SATURDAY, October 26th: SOUTHWEST GALES TO 35 KNOTS. MOSTLY CLOUDY WITH A
CHANCE OF RAIN SHOWERS. WAVES 10 TO 14 FEET.
Three days before this forecast came out on NOAA, Ed Russo, local weatherman and resident surf forecast wizard predicted that Saturday could be the biggest and cleanest day on Lake Erie this year. Whether he was right remains unknown, but the day that unfolded was indeed remarkable.
Recently recovering from a knee injury suffered on the Stonycreek River, I was hesitant about traveling north to Erie under what would unquestionably be chaotic conditions. Having taken off close to 2-months of paddling anything difficult, I seemed to have lost my confidence. Although my knee was feeling great, I had a hand injury from a work accident that was nagging and I wasn’t certain I could (or should) paddle at all. Still though, the prospect of giant surf just 2-hours from my home in Pittsburgh, Pennsylvania was too much to refuse. Calls went out to the crew, boards were loaded on the roof and the full wetsuits emerged from their summer hideout. Rob was in State College on a long boarding trip but was going to make the 3.5-hour drive in the morning to meet the swell. Jack, anxious to use a 5’9” fish he recently bought on surf trip to Avon, was keen to see what Lake Erie would dish out.
Jack and I arrived first and pulled into the parking lot of Sarah’s and Sally’s at the entrance to Presque Isle State Park. A window between some apartments and trees gave us our first view of the lake and we could see the surface heaving on itself in neat rows. Two surfers raced down the pathway from the beach towards their cars as though being chased by demons. “It’s perfect!” they yelled to us as we made our way to the beach to get a closer look. And it was. Despite the cold temperatures and heavy wind, the lineup was as stacked as I’ve seen it. Chest to head high waves were piling in one after another and everyone in the water was scoring rides. We considered heading up the Isle a little to avoid the crowd but the locals coerced us to stay, something incredibly rare in surfing communities. “You guys can’t leave, this is as good as it gets,” one of them said, a look of disbelief at the thought of us missing even one more second of this event.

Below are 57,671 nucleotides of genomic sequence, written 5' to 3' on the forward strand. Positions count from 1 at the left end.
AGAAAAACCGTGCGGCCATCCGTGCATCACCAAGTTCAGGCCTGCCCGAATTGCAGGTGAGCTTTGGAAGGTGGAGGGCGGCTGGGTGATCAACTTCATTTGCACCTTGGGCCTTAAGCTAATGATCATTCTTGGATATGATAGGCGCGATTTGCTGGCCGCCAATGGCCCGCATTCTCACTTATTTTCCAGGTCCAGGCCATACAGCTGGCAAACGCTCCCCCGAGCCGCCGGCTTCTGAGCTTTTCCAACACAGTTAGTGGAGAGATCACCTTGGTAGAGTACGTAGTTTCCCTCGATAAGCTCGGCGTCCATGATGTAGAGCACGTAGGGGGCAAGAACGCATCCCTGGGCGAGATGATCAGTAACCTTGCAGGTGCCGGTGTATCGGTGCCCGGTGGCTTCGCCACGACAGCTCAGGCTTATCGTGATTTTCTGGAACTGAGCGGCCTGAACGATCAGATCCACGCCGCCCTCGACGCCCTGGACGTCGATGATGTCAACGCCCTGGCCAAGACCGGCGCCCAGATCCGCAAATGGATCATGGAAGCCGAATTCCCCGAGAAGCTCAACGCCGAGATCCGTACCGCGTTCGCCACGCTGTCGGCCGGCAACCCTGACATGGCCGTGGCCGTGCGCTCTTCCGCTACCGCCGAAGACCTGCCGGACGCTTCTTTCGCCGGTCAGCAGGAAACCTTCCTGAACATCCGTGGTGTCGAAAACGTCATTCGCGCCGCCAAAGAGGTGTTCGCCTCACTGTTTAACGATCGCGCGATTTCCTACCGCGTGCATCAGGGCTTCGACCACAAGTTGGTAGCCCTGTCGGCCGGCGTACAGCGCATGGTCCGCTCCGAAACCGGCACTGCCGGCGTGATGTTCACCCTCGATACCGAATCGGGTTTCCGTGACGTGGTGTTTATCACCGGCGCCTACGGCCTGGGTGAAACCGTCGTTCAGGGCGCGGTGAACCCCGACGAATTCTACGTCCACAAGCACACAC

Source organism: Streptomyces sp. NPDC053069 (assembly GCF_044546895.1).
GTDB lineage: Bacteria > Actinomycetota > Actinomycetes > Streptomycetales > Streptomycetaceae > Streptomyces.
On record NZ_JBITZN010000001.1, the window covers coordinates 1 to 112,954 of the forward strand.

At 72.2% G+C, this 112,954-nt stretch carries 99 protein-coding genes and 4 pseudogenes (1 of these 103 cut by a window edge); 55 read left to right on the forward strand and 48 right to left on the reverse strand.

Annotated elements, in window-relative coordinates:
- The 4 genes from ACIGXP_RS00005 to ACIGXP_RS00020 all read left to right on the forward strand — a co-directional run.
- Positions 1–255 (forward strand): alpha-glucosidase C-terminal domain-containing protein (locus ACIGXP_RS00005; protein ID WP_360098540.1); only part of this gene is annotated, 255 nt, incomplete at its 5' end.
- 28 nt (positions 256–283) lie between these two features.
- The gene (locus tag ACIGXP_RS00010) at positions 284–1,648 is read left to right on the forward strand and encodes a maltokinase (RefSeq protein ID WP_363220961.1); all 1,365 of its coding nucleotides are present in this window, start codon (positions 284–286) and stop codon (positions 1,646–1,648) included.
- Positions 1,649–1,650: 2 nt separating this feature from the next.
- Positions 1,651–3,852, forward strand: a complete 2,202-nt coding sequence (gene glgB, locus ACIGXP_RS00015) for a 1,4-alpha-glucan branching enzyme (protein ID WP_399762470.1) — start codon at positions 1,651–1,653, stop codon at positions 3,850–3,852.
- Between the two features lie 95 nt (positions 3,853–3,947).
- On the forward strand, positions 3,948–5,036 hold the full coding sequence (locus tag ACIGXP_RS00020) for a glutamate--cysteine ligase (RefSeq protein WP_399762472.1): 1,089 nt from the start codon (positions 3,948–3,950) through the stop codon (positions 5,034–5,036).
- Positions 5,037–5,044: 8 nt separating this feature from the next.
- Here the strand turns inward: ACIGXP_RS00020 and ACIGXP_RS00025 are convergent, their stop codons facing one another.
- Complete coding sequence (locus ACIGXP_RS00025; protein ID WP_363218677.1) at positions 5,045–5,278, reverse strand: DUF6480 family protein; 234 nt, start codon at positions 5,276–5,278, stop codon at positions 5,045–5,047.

So we stayed. After suiting up head to toe in neoprene we made our way to the beach. It took a while to figure out where to enter the water but the local surf crew was more than willing to help and offer advice. Jack made it out without any issues on his fish but I only had paddleboards in my quiver and had to wait a while for a window of opportunity to paddle out. The time came and I charged hard to escape the shore break that was crashing violently on the pebbly sand beach. Remarkably, I emerged outside and was bobbing nervously among what looked like mountains of water surging in from deep in the lake. While the swells were high, the waves were surprisingly cushy. It wasn’t as fast or pushy as it appeared. As I looked around at all the other surfers I felt assuaged and my nerves subsided as I began peak hunting for my first wave of the day. I was the only paddleboarder in the lineup but felt right at home with the other lake surfers. Typically I prefer to surf with small groups of friends or alone, but I was happy to be surrounded by others. The lake is a dynamic place and conditions can change rapidly, especially under the gale force winds of fall.
It took some time but eventually I caught a small left that eased the nerves, assuring myself that I could do this. After peeling off the back I paddled back out and found myself next to Jack in the lineup. We chatted for a moment but then a perfect wave headed straight for us and we both turned and paddled in. I caught the wave and dropped into a steep face, veering hard to the left. I was shocked that I had made it but the ride was silky smooth. After a few seconds of absolute bliss, the wave closed out and I rode the whitewash towards the beach. I glanced to my right to see Jack finishing out the ride as well. It was a party wave and we cheered each other on all the way to shore.
Knowing that I would be able to make it out on my SUP and that the waves were manageable, my nerves were replaced with stoke and intensity. I was rusty but able to catch a few more great rides and Jack was shredding on his new board. My knee and hand held up well. It was great to watch so many surfers cheering each other on and having a blast. There were no signs of any local superiority or wave precedence. It was all about the fun and sharing of the waves. Many in the lineup were willing to share their boards, advice, encouragement and probably their lunch if you asked to near perfect strangers.
As we walked back up the beach we noticed that Rob had arrived. He came out with us and it wasn’t long before he made a committing drop into one of the juicy lefts. The entire lineup erupted with cheers as he made the turn and glided towards the Isle. An injured shoulder kept him from riding much longer but he got what he came for, as did everyone bobbing in the lake in a black suit that day - some excellent Lake Erie waves with the added surprise of great company.
A huge thanks to Andy Pitrone and Neal Luoma for contributing the photos for this blog post! Great work guys, thanks for helping spread the stoke.